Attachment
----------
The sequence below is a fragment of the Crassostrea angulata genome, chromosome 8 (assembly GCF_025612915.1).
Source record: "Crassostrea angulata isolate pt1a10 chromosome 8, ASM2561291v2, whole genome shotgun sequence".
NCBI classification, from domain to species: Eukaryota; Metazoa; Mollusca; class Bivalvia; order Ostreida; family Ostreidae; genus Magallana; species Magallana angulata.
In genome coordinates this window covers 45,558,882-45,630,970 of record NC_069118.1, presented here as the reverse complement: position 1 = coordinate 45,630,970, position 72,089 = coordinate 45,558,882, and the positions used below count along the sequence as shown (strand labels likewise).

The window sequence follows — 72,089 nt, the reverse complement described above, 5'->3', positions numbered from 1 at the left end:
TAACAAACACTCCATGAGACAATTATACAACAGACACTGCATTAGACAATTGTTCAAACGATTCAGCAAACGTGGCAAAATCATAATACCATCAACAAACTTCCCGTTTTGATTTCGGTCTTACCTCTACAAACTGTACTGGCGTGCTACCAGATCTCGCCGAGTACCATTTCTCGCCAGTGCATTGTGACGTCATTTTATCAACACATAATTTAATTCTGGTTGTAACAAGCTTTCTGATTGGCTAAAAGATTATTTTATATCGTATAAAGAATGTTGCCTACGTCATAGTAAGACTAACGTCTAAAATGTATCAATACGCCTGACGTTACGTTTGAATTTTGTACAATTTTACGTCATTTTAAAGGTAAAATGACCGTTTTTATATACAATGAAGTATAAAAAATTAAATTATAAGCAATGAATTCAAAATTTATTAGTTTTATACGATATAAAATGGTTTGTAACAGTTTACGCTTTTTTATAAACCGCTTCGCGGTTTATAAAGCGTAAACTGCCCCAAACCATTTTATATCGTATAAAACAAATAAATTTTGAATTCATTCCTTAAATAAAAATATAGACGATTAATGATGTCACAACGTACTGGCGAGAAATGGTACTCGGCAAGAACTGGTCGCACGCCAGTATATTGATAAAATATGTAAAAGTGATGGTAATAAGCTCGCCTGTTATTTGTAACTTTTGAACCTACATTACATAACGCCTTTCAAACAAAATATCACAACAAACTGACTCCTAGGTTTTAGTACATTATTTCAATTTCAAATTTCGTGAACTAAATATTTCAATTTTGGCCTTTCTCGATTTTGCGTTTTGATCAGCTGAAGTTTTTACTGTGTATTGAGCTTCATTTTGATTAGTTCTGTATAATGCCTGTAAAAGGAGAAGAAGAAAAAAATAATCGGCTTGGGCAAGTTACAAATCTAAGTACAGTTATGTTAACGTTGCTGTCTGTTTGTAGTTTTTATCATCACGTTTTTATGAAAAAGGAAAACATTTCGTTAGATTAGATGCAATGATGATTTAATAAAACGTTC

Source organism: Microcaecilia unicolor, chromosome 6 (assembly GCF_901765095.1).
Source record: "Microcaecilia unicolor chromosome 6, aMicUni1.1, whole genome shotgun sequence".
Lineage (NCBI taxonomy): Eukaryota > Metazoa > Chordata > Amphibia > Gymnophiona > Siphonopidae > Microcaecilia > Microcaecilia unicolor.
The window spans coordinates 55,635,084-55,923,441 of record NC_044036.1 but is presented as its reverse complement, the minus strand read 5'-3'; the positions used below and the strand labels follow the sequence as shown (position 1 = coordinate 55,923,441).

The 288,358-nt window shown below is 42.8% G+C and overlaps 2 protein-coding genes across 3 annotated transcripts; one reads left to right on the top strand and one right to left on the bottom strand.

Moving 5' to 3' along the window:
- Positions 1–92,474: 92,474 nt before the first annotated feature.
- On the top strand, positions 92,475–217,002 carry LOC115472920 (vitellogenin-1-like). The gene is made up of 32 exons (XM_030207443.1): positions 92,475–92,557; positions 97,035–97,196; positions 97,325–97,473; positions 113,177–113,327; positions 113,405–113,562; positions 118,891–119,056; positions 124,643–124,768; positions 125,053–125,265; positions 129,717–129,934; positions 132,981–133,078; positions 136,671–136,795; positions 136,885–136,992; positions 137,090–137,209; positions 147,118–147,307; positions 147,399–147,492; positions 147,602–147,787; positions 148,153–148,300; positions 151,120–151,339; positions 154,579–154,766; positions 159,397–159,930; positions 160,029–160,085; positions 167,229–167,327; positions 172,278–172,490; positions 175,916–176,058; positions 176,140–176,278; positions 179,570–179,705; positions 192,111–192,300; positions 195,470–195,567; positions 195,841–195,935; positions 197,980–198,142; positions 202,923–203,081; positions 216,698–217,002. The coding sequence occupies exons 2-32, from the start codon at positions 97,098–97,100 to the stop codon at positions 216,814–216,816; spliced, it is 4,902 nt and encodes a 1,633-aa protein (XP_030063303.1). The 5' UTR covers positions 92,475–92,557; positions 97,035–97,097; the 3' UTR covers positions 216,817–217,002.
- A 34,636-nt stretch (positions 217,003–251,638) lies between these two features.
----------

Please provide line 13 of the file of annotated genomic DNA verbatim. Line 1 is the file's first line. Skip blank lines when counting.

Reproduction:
- Positions 1–92,474: 92,474 nt before the first annotated feature.